Quantasol has now created GaAs [gallium arsenide] solar cells that can be tuned to the prevailing light conditions of a particular place, to get the most out of the cells wherever they are.
To do that, the firm added indium gallium arsenide (InGaAs) to pores just a few nanometres across on the surface of their cells, called quantum wells. Like the GaAs that makes up the rest of the cell, they can absorb light to produce electric current. But they do so at very specific frequencies.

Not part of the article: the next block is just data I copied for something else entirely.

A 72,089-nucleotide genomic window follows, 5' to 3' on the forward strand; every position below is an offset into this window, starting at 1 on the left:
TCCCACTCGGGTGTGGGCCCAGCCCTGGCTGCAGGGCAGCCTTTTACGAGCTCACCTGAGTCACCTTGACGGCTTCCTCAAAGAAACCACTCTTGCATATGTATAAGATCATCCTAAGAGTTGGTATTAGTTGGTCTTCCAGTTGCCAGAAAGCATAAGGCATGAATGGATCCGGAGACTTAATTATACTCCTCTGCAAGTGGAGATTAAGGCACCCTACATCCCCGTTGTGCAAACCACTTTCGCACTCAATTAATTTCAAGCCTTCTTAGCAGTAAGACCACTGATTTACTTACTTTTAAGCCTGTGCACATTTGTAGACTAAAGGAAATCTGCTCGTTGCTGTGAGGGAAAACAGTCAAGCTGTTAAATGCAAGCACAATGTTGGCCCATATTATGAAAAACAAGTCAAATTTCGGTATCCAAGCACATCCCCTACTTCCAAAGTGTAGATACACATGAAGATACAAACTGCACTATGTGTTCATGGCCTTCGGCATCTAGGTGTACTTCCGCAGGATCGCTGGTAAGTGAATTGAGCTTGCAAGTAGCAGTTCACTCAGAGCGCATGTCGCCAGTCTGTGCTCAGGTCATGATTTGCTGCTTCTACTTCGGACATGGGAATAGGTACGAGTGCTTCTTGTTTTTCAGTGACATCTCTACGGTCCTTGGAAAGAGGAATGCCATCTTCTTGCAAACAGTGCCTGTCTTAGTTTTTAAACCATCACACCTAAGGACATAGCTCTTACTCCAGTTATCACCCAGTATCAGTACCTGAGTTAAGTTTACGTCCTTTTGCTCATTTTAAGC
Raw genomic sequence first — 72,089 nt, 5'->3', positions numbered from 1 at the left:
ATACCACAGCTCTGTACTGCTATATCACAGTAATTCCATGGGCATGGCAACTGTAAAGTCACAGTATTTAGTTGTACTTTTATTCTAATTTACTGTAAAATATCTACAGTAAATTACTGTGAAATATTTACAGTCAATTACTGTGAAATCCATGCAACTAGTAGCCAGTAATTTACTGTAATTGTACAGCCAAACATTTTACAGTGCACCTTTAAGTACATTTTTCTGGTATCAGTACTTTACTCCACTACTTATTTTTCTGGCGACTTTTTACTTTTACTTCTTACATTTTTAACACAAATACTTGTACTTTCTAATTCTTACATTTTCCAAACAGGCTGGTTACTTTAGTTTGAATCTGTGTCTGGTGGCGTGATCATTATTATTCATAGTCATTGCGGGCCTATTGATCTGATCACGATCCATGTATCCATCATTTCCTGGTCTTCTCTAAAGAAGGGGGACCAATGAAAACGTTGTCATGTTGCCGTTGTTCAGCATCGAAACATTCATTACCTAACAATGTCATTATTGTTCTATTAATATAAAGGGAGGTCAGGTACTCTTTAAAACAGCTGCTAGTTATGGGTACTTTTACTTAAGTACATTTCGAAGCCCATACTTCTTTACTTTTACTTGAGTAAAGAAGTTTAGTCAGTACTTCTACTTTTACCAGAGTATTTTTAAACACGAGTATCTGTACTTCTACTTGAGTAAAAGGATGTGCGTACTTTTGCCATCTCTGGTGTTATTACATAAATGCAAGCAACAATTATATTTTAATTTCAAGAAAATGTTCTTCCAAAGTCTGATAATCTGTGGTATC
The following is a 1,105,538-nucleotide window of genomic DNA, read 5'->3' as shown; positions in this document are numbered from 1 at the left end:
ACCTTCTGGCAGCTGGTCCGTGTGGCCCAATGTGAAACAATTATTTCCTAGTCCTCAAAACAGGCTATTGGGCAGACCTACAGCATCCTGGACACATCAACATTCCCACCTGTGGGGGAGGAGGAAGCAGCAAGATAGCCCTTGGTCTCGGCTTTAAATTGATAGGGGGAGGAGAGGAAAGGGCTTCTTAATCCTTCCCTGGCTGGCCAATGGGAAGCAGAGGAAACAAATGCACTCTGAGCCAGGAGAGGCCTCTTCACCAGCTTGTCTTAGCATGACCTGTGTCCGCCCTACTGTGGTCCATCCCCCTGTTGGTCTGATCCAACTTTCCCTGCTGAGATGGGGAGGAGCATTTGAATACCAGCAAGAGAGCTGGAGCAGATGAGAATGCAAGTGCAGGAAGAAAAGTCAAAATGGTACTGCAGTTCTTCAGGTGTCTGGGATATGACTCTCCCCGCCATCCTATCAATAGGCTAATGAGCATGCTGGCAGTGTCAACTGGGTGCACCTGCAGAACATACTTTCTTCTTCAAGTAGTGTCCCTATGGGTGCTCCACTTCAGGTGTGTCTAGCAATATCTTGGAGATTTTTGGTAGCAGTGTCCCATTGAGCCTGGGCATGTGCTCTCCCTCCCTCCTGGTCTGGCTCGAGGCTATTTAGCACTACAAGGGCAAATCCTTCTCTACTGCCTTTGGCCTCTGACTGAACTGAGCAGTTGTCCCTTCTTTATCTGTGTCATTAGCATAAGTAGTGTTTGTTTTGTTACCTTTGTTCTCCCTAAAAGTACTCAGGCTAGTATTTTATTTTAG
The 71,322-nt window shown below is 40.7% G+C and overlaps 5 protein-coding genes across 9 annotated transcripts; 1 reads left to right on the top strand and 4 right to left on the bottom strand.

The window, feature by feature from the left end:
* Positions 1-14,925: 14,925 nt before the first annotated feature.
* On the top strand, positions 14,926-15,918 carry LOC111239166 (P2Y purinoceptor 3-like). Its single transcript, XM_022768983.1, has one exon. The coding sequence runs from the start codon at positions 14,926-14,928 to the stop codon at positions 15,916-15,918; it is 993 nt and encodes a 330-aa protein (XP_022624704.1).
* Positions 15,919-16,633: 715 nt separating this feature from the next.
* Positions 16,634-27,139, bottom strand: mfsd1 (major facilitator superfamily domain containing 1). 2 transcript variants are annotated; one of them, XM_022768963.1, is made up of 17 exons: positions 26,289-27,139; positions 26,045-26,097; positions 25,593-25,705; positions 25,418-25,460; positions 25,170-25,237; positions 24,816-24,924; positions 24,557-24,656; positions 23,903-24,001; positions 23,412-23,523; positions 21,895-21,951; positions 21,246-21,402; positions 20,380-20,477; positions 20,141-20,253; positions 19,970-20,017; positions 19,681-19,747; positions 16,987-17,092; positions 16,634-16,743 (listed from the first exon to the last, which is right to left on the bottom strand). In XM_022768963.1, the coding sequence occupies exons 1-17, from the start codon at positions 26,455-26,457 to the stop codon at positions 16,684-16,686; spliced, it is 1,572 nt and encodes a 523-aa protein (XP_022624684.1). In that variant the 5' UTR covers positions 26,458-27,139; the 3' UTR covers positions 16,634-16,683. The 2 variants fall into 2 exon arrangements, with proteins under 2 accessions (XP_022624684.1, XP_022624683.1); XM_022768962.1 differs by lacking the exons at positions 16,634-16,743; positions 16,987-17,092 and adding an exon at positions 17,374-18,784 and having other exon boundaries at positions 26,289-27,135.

The pores can be tuned to absorb light at the frequencies that are most common in a particular place but aren’t absorbed well by GaAs. Over time this strategy should extract more energy than an off-the-shelf solar cell.
In fact, this cell has achieved the first real efficiency gains in 21 years. Gallium arsenide cells are more expensive than the traditional silicon-based solar cells, but if the efficiency differences are high enough, they could actually be cost effective: